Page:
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Wyoming People

American Farm Bureau, Celebrating milestones in 2011 as a leading U.S. ag organization

“The American Farm Bureau Federation (AFBF) organization was founded in 1919, and this year the New York Farm Bureau celebrates its 100th anniversary, and the AFBF celebrates more than 50 continuous years of increased enrollment,” says retired AFBF Director of Membership Development and Managing Director Mike Stanton of the many reasons the organization is celebrating in 2011.
During WWI, one out of every four doughboys was from  a farm, and those fortunate enough to return home found organized bureaus put together by fellow farmers who were happy the war had ended, but also fearful that the farm prosperity it had brought might end, too.
“The first local Farm Bureau (FB) started in 1911 in Broom County, New York. It started with the assistance of the USDA, the local chamber of commerce and one of the big railroads of the time – Lackawanna,” explains Stanton. “In 1914, the Broom County FB became independent of the chamber of commerce and the USDA, although in some states the FB and cooperative extension service continue to maintain very close relationships.”
A video entitled “Farm Bureau, Our History, Our Times” says the USDA liked the relationship developed by the Broom County FB and extension so much that the agency developed a motion picture about a fictional elderly resident of a county known as Pleasant View. Determined not to be outmatched by a rival county next door, the main character showed how to successfully organize farmers and other rural residents and form a Farm Bureau.
The organization was viewed as more rational than the farm union and less ritualistic than other organizations, and rural Americans flocked to the growing organization for a membership fee of about three dollars per year.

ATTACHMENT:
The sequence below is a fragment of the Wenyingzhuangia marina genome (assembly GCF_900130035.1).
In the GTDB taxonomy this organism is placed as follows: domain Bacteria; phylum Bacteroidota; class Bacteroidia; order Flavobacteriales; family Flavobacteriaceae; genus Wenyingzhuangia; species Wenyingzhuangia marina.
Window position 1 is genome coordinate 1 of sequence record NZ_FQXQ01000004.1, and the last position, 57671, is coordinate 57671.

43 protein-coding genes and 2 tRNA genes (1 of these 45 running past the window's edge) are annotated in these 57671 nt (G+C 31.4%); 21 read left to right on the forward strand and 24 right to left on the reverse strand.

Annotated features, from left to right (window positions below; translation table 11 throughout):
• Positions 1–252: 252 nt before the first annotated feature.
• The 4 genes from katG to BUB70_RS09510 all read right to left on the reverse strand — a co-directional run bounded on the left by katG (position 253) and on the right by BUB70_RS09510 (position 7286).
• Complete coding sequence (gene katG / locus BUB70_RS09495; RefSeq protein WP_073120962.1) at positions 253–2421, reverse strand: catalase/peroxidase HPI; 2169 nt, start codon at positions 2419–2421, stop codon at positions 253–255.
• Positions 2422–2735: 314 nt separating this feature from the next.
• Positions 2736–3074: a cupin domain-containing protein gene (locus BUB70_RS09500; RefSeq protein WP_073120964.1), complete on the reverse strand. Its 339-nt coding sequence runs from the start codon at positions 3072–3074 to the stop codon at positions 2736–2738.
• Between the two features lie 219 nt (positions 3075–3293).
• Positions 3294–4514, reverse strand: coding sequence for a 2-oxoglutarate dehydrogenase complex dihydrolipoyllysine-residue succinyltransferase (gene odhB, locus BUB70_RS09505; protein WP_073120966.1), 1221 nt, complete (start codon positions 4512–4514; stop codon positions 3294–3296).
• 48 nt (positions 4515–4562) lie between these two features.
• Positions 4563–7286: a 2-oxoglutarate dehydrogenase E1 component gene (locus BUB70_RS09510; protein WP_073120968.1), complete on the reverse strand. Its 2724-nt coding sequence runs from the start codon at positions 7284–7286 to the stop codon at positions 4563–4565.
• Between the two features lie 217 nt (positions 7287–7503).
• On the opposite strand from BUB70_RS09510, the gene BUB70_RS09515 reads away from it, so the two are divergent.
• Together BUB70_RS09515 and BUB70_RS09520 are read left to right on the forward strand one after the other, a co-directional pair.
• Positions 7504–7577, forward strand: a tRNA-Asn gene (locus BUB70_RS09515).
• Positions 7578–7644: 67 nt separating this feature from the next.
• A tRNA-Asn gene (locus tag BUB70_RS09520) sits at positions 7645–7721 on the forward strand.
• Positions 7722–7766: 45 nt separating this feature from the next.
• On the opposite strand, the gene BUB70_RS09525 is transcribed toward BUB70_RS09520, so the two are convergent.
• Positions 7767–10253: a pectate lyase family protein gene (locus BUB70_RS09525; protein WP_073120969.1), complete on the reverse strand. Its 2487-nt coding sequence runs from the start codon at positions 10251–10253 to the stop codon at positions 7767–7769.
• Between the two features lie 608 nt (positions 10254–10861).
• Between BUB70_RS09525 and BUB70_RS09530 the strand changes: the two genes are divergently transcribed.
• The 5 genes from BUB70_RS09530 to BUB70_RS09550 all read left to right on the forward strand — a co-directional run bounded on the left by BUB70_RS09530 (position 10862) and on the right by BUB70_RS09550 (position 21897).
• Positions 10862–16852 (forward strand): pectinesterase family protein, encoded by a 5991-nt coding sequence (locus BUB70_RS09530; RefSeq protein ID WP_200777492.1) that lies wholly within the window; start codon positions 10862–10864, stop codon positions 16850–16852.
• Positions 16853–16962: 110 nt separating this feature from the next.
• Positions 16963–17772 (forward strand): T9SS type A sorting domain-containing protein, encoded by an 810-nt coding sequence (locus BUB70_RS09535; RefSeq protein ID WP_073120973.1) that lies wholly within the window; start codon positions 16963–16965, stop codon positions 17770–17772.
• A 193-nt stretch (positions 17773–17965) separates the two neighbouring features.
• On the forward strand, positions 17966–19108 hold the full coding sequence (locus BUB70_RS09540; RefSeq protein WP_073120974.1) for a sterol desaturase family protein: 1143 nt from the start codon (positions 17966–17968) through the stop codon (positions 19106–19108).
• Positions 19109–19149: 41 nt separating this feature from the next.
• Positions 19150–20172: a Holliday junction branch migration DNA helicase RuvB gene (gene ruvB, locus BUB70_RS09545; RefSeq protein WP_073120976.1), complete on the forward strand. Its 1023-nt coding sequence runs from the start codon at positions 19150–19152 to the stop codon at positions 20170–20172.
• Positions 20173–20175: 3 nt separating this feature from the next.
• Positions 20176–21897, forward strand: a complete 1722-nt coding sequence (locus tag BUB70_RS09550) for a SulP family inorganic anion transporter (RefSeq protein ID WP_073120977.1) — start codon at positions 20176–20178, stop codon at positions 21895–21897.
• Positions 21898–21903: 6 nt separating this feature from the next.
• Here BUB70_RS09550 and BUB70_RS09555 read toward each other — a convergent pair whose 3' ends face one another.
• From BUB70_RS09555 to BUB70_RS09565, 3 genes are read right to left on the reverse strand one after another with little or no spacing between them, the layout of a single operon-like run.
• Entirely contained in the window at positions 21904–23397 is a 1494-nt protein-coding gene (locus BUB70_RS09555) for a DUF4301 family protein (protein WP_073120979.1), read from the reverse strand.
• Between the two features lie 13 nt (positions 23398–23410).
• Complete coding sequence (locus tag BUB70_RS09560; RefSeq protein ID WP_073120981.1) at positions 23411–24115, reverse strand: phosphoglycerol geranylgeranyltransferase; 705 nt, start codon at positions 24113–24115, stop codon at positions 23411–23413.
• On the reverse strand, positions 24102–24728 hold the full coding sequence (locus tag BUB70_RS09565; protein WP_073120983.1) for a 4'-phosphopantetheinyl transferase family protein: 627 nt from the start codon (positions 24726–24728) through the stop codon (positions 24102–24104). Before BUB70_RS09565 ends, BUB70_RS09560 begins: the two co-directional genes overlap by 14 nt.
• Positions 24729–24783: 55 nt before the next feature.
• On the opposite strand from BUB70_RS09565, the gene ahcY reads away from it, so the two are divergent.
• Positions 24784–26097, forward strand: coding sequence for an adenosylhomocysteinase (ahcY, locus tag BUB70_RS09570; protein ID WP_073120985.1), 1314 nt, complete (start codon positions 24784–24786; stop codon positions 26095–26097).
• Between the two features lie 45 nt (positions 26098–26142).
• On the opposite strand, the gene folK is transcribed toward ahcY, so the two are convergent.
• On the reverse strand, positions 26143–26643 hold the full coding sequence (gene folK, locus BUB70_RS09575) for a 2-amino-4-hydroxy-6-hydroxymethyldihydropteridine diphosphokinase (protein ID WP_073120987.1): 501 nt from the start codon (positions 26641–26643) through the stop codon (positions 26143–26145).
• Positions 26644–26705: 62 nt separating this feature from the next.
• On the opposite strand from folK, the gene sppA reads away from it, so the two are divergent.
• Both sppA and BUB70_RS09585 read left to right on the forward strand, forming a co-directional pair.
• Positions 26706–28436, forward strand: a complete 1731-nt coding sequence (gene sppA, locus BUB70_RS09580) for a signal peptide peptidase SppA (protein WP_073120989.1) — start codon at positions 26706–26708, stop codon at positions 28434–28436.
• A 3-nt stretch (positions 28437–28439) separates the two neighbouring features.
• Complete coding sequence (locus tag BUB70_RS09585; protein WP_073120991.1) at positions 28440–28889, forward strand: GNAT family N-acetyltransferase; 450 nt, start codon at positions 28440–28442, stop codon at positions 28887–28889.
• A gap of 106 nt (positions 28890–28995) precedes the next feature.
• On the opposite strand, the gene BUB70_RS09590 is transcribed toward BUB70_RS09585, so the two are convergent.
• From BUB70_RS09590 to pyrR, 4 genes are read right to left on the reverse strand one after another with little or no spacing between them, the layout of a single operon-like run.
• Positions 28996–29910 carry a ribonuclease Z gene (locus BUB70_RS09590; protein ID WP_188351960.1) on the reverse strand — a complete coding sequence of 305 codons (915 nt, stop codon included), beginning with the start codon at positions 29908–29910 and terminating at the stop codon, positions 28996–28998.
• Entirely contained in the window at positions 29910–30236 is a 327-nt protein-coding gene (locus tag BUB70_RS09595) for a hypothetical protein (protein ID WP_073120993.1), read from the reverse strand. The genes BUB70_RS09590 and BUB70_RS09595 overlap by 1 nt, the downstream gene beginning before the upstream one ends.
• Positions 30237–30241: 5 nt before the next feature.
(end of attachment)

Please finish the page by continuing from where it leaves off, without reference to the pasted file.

By 1919, hundreds of county FBs created federations in a dozen states, and in November 1919 leaders from 34 states gathered in Chicago, Ill. to form the AFBF.    
“Five hundred members got together, in a meeting, and put together the constitution, the first resolution for a policy book, and elected the first president – a man by the name of James Howard of Iowa,” adds Stanton.
“If I were to state, in a single sentence, the underlying issue of the earlier years, it would be this: To establish, for the farmer, through his organization, the collective freedom of speech and infliction of equality that is guaranteed to all citizens under the bill of rights by the Constitution of the United States,” stated Howard after being elected.
“The reason FB gained influence very quickly in the legislatures was because it was able to put together an alliance of Midwestern grain producers and southern cotton, rice and peanut producers, which became known as the farm bloc.
“The FBs encouraged that, because if it was good for the Midwest, you could get those lawmakers to support southern objectives and the southern lawmakers would support Midwestern objectives,” explains Stanton.
While the 1920s were roaring in cities, life out in the country proved to be anything but equal. The video notes that farm prices plunged, as many had feared. Low prices, surpluses and limited opportunities for credit also remained.
Stanton adds that during this time the AFBF formed a women’s committee, was a key player in getting the Capper-Volstead Cooperative Act passed and, in 1923, began working on a way to get electricity to rural parts of the country. During the early 1920s, they also put together an office for public policy advocates in Washington, D.C.
In 1925 President Coolidge failed to meet the standards of the organization when he addressed their meeting, and Illinois farmer Sam Thompson was elected president of the AFBF to lead a more aggressive fight to improve rural life.